Fly Laurel Montana
Aviation Pioneers - Joe & Wes Nicholas

There were no asphalt runways, no fleets of planes.Back in the early days, says Laurel's Wes Nicholas, flying was done "from fields of aviation-friendly farmers in the area." Wes should know. His dad, Joe, was one of the early aviators in the 1930's, when he began his forty year career in aviation.

"Back then," Nicholas says, "most of the planes were open cockpit, like the Curtis Wright Pusher, Hisso Eaglerock and an unknown plane named "Whitey Sport". But the scenes weren't exactly glamorized shots of Howard Hughes type pilots in their goggles and gear. They were way more practical scenes of western-style hunting. "They would shoot the coyote from the air, land close by, get the pelt and turn it in because there was a bounty on coyotes at the time," recounts Nicholas. That was for profit, and during some trying economic times, but flying was also done for fun – like scaring unsuspecting fishermen in the Yellowstone, by cutting the power, silently sneaking up on them, then gunning the engine while passing overhead. Those were the days – before the FAA and environmentalist regulations that no longer allow for such antics and back when friends of Joe Nicholas paid $2,400 for an OX5 Eaglerock. But, that was also back in the days when flying was not nearly as safe. "Whenever he was flying," Nicholas says of his dad, "he was continually looking for a place to land in case the engine quit. That habit saved his neck many times as he had 17 'dead-stick' landings. One time the field was so small, he had to disassemble part of the plane to get it out."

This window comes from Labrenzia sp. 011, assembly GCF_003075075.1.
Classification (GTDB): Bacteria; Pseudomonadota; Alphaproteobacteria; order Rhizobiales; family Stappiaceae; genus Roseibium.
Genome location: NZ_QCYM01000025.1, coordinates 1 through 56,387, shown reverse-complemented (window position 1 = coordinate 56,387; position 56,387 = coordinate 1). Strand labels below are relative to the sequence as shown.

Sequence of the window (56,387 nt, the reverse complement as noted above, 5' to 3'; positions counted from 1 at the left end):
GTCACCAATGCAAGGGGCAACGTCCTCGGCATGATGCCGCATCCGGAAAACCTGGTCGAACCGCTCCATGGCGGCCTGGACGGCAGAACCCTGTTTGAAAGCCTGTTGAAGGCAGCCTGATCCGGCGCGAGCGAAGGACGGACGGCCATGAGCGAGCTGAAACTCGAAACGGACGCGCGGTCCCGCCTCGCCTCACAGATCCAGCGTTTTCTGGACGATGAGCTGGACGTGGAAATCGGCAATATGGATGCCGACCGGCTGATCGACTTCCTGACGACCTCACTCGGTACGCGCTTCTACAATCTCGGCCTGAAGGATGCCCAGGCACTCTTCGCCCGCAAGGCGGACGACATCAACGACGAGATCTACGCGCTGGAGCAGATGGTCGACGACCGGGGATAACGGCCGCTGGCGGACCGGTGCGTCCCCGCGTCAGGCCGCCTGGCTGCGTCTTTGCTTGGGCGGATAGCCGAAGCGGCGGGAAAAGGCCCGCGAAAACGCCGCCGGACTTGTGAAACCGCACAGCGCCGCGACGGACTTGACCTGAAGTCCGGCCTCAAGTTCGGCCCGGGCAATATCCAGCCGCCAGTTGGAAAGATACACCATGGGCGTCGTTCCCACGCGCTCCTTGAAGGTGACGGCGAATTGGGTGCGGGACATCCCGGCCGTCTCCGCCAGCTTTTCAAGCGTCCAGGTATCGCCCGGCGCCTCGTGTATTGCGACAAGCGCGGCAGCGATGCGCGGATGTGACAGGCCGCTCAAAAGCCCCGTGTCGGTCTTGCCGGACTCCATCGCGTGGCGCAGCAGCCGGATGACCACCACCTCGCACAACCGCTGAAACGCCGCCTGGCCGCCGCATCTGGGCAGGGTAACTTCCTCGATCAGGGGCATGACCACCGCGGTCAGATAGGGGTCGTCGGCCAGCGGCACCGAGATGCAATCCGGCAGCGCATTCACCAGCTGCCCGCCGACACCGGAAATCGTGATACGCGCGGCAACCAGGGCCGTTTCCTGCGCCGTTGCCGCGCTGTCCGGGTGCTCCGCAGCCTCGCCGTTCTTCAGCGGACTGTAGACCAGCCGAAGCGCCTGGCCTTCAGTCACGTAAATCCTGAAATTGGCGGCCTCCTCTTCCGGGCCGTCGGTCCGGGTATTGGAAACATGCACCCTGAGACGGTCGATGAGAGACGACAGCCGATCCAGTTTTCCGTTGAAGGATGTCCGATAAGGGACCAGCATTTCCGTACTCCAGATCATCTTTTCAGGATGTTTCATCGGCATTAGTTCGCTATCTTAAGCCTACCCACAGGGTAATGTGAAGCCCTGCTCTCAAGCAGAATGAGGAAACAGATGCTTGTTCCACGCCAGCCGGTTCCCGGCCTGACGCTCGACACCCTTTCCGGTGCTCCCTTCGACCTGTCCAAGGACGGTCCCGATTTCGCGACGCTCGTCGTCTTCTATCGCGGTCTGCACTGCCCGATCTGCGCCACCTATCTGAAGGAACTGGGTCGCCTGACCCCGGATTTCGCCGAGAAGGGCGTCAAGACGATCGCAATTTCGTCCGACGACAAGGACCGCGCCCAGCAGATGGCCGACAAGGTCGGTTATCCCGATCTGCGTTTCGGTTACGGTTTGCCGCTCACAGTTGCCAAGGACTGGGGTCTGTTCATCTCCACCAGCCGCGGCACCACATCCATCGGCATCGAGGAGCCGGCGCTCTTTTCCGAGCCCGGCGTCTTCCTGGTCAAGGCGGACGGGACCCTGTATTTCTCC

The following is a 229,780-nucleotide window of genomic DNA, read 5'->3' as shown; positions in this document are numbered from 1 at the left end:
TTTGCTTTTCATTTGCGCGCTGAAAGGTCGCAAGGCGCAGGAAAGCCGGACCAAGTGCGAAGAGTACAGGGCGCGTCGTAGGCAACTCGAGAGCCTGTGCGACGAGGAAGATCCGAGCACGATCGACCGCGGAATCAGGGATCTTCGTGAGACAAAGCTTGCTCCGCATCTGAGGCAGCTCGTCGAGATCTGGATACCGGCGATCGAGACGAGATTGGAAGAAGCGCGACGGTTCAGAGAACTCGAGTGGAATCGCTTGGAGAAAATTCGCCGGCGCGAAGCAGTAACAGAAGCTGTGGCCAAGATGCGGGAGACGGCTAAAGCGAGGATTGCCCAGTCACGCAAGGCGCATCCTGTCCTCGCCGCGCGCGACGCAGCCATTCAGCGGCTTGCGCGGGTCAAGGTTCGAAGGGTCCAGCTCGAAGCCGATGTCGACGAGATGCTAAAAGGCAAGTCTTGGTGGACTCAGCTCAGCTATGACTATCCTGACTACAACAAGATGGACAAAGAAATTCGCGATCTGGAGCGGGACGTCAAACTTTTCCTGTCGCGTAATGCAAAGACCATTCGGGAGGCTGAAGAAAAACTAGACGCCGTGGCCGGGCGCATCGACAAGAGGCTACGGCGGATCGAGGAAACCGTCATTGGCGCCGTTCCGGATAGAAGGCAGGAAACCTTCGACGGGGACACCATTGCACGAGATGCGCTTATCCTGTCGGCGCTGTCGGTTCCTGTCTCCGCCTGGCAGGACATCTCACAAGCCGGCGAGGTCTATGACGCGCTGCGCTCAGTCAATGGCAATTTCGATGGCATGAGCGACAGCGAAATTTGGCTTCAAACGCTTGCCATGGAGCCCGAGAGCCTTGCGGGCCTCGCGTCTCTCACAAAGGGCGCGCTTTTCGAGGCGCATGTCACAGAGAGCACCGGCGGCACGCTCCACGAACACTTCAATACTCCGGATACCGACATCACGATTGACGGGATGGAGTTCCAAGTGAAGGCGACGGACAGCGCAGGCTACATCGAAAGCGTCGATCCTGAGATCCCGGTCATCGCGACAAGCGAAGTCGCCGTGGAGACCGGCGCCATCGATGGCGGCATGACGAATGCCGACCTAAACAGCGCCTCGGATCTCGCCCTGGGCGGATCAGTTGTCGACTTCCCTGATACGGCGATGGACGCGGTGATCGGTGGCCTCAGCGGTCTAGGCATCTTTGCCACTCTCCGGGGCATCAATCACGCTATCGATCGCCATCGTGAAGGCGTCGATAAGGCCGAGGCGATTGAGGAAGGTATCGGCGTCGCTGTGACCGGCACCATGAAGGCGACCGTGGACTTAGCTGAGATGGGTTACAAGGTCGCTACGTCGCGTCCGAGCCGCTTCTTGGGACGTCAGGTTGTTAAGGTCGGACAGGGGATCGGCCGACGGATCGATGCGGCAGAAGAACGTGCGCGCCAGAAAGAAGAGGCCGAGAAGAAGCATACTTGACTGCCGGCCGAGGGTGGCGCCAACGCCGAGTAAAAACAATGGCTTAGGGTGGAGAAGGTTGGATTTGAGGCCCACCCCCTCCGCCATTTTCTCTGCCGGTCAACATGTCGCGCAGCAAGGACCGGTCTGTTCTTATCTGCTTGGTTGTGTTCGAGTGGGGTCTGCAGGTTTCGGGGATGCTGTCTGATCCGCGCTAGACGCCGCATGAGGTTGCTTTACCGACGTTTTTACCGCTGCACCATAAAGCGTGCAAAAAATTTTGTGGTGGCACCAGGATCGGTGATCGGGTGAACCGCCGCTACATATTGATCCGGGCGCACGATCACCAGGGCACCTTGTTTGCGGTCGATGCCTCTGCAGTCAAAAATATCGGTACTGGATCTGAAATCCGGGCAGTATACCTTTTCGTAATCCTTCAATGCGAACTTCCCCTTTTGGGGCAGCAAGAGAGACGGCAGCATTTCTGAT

Wes Nicholas followed in his dad's footsteps and received his private pilot license back in 1967. While no longer flying, he still enjoys talking about the old days, "I still have my mother's helmet and a wooden propeller, although I'm not sure now which plane it came from."